Seven people hacked to death in a hospital were among at least 30 people killed in fighting at the weekend between the army, backed by U.N. troops, and Islamist Ugandan rebels in northeast Democratic Republic of Congo, local sources said on Monday.
Intelligence gaps, poor coordination and insufficient resources have rendered the Congolese army and the U.N. peacekeeping force ineffective against the armed ADF group that is estimated to have only a few hundred fighters.
Massacres on a simliar scale have been a regular occurrence for more than a year. The ADF has operated in the area since the 1990s and funds itself by illicitly trading timber and gold.
Sunday’s clashes broke out in the town of Eringeti, 55 km (35 miles) north of the town of Beni near the Ugandan border, when fighters from the ADF – a group led by Islamist radicals – attacked a military headquarters, according to the Center of Study for the Promotion of Peace, Democracy and Human Rights, a group that documents violence in North Kivu province.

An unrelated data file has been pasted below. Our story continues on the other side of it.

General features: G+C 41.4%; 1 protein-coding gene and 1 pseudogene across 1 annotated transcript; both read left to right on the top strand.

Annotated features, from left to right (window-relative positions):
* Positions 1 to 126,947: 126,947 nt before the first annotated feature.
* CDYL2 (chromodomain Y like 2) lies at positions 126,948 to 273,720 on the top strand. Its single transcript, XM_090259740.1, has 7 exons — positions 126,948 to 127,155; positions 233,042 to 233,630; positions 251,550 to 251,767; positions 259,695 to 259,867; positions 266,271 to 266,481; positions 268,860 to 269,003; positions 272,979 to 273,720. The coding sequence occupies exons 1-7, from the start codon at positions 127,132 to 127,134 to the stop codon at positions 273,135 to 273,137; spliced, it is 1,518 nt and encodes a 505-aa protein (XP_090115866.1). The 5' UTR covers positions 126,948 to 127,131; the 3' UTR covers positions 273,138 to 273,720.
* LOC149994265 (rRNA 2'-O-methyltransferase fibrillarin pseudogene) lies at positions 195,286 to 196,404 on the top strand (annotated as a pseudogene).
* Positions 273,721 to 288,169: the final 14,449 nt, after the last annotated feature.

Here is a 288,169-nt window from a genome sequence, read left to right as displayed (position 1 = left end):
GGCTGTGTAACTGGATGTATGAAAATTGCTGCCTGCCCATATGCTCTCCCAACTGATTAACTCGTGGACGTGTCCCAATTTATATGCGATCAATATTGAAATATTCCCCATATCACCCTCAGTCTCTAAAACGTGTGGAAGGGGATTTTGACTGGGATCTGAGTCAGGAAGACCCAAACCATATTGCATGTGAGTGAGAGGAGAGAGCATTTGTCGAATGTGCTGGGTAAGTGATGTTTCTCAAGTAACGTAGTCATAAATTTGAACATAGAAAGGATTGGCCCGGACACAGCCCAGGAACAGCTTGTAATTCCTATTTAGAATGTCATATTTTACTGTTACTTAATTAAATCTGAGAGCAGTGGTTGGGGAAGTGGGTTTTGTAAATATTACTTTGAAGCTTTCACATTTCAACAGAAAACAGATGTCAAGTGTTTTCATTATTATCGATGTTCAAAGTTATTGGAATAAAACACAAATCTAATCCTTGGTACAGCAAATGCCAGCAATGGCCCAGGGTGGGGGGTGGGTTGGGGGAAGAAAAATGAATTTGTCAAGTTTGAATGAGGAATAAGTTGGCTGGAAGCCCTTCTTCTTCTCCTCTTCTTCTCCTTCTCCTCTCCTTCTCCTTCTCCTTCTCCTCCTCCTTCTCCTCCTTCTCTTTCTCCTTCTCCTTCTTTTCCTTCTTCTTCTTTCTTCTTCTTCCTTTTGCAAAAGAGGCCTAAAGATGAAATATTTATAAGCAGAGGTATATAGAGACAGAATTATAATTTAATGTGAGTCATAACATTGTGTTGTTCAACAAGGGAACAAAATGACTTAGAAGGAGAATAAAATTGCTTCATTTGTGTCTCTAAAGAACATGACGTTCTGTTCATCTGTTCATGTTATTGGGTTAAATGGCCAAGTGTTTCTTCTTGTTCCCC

At least four Congolese soldiers and 12 Islamist militants were killed in the clashes, while seven civilians were hacked to death with machetes at a hospital, according to a provisional toll, U.N. DRC mission spokesman, Felix Basse said.
Eastern Congo is plagued by dozens of armed groups that prey on the local population and exploit mineral reserves. Millions died there between 1996 and 2003 as a regional conflict caused hunger and disease.
The government has blamed the ADF for nearly all of the attacks near Beni in the last year, although some analysts argue that other armed groups or criminal gangs are probably involved.
Local activists say at least 500 civilians have been killed near Beni since October 2014, most in overnight raids by rebels carried out with machetes and hatchets.